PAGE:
Look at "Space Balls" for good information. I use a pinch of sawdust for my spacing needs for wooden panels.
    Bill D

  11. #11
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    Personally, when I think router, I think tear out. Light cuts help reduce the amount but figured woods and others with reversing grain directions are most problematic.

    I believe most, if not all, rip blades leave flat tops. The ATB crosscut and combination blades would likely need to be planed flat for your application since the surface would show. Not such a problem with picture frames where the milled surface is hidden.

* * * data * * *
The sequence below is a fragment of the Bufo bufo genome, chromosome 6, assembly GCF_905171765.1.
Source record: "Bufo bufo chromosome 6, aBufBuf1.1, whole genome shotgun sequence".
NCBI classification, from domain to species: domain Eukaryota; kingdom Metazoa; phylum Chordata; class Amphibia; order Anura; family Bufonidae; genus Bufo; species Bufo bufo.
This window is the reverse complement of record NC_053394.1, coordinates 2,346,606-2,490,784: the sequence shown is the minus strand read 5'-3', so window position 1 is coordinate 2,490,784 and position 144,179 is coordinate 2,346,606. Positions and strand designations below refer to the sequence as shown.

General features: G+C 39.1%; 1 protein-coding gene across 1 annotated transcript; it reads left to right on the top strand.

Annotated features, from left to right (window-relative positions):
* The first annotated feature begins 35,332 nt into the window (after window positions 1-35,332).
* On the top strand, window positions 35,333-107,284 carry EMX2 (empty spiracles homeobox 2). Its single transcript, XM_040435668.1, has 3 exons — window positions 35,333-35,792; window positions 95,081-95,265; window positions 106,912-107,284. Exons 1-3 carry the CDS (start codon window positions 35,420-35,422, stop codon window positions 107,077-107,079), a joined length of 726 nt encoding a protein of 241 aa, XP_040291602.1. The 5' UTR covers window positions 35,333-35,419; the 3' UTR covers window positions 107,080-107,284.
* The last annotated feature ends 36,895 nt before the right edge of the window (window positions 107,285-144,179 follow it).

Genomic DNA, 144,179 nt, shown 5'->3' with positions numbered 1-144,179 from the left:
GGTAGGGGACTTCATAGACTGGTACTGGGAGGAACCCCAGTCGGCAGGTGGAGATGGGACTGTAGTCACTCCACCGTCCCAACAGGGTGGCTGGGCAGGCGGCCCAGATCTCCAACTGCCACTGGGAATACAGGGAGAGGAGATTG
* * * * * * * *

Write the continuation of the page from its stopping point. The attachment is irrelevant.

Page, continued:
Rustic? Well, no. That was not my intention!

  12. #12
    Join Date
    Apr 2017
    Location
    Michigan
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    1,195
    Just a caution on the table. To make it work as planned, first make a mockup of cardboard and tape to get the size right for the items to be displayed.